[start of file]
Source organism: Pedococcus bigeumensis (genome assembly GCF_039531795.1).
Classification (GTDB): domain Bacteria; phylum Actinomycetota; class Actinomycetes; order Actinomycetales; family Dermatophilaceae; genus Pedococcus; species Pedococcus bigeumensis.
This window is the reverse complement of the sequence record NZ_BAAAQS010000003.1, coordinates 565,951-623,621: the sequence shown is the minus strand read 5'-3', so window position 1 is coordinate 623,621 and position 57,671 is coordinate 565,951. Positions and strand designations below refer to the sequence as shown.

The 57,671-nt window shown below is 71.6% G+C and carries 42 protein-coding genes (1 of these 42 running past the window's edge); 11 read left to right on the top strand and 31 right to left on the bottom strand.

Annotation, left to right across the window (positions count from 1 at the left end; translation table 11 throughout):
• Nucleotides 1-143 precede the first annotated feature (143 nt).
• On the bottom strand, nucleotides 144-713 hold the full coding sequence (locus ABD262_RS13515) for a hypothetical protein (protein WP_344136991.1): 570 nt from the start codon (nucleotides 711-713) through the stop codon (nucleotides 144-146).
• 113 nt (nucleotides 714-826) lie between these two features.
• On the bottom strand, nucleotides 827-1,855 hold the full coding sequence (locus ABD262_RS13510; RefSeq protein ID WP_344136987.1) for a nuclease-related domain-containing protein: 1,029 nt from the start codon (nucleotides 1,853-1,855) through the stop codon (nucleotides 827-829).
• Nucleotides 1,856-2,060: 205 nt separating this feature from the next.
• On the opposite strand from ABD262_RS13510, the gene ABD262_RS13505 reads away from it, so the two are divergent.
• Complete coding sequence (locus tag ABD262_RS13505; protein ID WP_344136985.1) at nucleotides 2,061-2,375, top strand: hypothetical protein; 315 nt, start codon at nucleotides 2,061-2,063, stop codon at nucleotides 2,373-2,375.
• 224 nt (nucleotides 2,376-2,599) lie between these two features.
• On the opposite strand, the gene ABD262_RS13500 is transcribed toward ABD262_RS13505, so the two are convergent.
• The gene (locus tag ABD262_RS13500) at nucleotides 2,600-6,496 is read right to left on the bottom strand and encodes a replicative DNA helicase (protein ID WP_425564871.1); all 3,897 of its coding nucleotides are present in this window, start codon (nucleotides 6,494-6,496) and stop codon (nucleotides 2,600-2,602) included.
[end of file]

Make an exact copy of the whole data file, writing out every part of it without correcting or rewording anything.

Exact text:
Source organism: Pedococcus bigeumensis (genome assembly GCF_039531795.1).
Classification (GTDB): domain Bacteria; phylum Actinomycetota; class Actinomycetes; order Actinomycetales; family Dermatophilaceae; genus Pedococcus; species Pedococcus bigeumensis.
This window is the reverse complement of the sequence record NZ_BAAAQS010000003.1, coordinates 565,951-623,621: the sequence shown is the minus strand read 5'-3', so window position 1 is coordinate 623,621 and position 57,671 is coordinate 565,951. Positions and strand designations below refer to the sequence as shown.

The 57,671-nt window shown below is 71.6% G+C and carries 42 protein-coding genes (1 of these 42 running past the window's edge); 11 read left to right on the top strand and 31 right to left on the bottom strand.

Annotation, left to right across the window (positions count from 1 at the left end; translation table 11 throughout):
• Nucleotides 1-143 precede the first annotated feature (143 nt).
• On the bottom strand, nucleotides 144-713 hold the full coding sequence (locus ABD262_RS13515) for a hypothetical protein (protein WP_344136991.1): 570 nt from the start codon (nucleotides 711-713) through the stop codon (nucleotides 144-146).
• 113 nt (nucleotides 714-826) lie between these two features.
• On the bottom strand, nucleotides 827-1,855 hold the full coding sequence (locus ABD262_RS13510; RefSeq protein ID WP_344136987.1) for a nuclease-related domain-containing protein: 1,029 nt from the start codon (nucleotides 1,853-1,855) through the stop codon (nucleotides 827-829).
• Nucleotides 1,856-2,060: 205 nt separating this feature from the next.
• On the opposite strand from ABD262_RS13510, the gene ABD262_RS13505 reads away from it, so the two are divergent.
• Complete coding sequence (locus tag ABD262_RS13505; protein ID WP_344136985.1) at nucleotides 2,061-2,375, top strand: hypothetical protein; 315 nt, start codon at nucleotides 2,061-2,063, stop codon at nucleotides 2,373-2,375.
• 224 nt (nucleotides 2,376-2,599) lie between these two features.
• On the opposite strand, the gene ABD262_RS13500 is transcribed toward ABD262_RS13505, so the two are convergent.
• The gene (locus tag ABD262_RS13500) at nucleotides 2,600-6,496 is read right to left on the bottom strand and encodes a replicative DNA helicase (protein ID WP_425564871.1); all 3,897 of its coding nucleotides are present in this window, start codon (nucleotides 6,494-6,496) and stop codon (nucleotides 2,600-2,602) included.